The Kentucky Kid’s Final Lap…

The Kentucky Kid’s Final Lap…

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In the past few years I’ve written a number of columns about
people who sadly died while riding. Since then a few friends
as well as readers told me my column was getting a little too
morbid and certainly was not “ride-inspiring.” But we had lost
a lot of good riders and I thought it important to call reference
to these deaths to at the very least, raise awareness of the
serious nature of our beloved activity– motorcycle riding.
Indeed it is as the Motorcycle Safety
Foundation refers to it– Serious Fun.
Some of these motorcyclists who met
their end way too early were racers like
Tommy Aquino, Marco Simoncelli and
Dane Westby but they also included
everyday, local riders like Mikey “O”
Loughlin, “Wild” Bill Krebs and Steve
Lenge. As a result of the critiques I
received, I backed off the dark nature
of my column content. But then Nicky
Hayden died…
Nicky was the AMA Supersport
Champion in 1999, the AMA Superbike
Champion in 2002 (the youngest rider
to achieve that!) the 2006 MotoGP
World Champion, a World Superbike
race winner, fiancé, uncle, brother, son,
friend and was known in the motorcycle
racing arena as “The Kentucky Kid”.
Only 35 years of age, this man who was
well accustomed to going in excess of
200mph astride a motorcycle, ironically
died while training on a bicycle in Italy.
He was struck by a car and sustained severe head and chest
injuries which lead to his death five days later.
This was such a tragic tale that I felt Nicky deserved some kind
of tribute on this page. If at the very least to impart to all of you
who ride, that you need to have the same level of situational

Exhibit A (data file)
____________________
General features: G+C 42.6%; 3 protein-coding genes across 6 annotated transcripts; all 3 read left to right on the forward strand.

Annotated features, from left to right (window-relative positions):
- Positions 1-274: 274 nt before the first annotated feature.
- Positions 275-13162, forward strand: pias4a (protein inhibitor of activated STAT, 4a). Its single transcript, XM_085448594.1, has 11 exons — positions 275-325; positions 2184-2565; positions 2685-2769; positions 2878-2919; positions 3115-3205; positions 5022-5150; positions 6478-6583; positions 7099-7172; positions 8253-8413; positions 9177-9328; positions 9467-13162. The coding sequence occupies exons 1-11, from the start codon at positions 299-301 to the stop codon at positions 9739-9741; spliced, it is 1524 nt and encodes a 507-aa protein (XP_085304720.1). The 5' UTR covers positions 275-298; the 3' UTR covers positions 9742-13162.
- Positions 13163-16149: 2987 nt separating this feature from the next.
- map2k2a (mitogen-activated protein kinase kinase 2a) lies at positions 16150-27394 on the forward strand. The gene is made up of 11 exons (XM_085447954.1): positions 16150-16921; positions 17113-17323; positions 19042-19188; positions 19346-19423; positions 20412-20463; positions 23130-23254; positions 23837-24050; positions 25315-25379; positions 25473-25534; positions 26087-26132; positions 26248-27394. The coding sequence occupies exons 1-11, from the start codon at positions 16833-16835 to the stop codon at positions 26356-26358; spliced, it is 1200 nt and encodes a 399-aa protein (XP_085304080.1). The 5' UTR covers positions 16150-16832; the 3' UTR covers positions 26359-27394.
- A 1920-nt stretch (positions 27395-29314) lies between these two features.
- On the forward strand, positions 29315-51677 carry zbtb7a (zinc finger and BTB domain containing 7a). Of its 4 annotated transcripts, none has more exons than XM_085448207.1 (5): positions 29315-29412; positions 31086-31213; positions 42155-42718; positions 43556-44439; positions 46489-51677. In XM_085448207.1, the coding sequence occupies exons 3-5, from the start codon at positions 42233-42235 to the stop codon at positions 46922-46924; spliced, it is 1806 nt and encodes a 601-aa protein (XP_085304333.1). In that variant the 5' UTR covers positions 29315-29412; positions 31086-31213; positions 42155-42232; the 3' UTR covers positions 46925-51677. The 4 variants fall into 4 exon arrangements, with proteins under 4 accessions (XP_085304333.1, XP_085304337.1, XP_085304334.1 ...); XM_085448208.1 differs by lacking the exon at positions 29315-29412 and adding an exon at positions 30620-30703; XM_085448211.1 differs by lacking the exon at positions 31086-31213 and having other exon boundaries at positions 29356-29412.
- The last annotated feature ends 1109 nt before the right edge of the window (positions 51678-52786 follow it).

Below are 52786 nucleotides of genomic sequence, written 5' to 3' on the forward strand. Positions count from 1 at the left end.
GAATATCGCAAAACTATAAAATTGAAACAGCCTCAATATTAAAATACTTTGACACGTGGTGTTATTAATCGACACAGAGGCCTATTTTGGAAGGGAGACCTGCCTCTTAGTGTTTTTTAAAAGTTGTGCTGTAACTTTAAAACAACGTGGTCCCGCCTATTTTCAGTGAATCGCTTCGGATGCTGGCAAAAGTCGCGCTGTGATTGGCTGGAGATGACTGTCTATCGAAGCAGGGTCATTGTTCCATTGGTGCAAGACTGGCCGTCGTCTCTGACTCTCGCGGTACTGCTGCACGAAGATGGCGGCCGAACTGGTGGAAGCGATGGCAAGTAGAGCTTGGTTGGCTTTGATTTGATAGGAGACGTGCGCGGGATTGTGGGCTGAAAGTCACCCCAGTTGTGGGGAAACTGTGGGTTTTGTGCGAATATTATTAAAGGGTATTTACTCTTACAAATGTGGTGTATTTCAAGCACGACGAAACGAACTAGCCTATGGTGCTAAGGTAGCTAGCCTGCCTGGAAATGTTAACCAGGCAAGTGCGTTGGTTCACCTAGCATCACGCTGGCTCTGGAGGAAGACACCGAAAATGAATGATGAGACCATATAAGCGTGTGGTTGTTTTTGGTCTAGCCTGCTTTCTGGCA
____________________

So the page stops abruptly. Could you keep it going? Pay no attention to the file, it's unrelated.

awareness whenever you are on the road. Even if you are just
riding a bicycle. Nicky rode motorbikes on the highest level in
the world and yet still, he was taken out while on a roadway.
Simply put, it can happen to anyone at any time and at the risk
of scaring readers away from riding motos at all, one needs to
have a severe respect for the road and a heightened level of
awareness at all times while riding. But
enough of my preaching…
I did not know Nicky Hayden personally
but I did meet him once at the NYC
premier of the film “The Doctor, The
Tornado and The Kentucky Kid”. He was
doing a meet and greet after the film
played and I was very psyched to meet
him if even for a brief moment. Like
the über fanboy I was, I told him as he
was signing my poster, that I watched
him “all the time” when he raced. The
words sounded pretty psycho-stalkerish
as they crossed my lips but it was too
late. After giving me a little sideways
glance with his trademark smile, as if
to ask me, “Are you serious or are you
just busting my chops” he ended up
being very cool about my blabbering fan
foolishness. I recall really admiring that
because I really did sound like a tool. But
I suppose that’s why he was also known
as ‘the nicest man in Grand Prix racing’.
Here is a shot of the poster he signed
for me that evening. Rest in peace Nicky. You left us way too
early #69.
You can remember and pay tribute to Nicky Hayden with the
hashtag #RideOnKentuckyKid.

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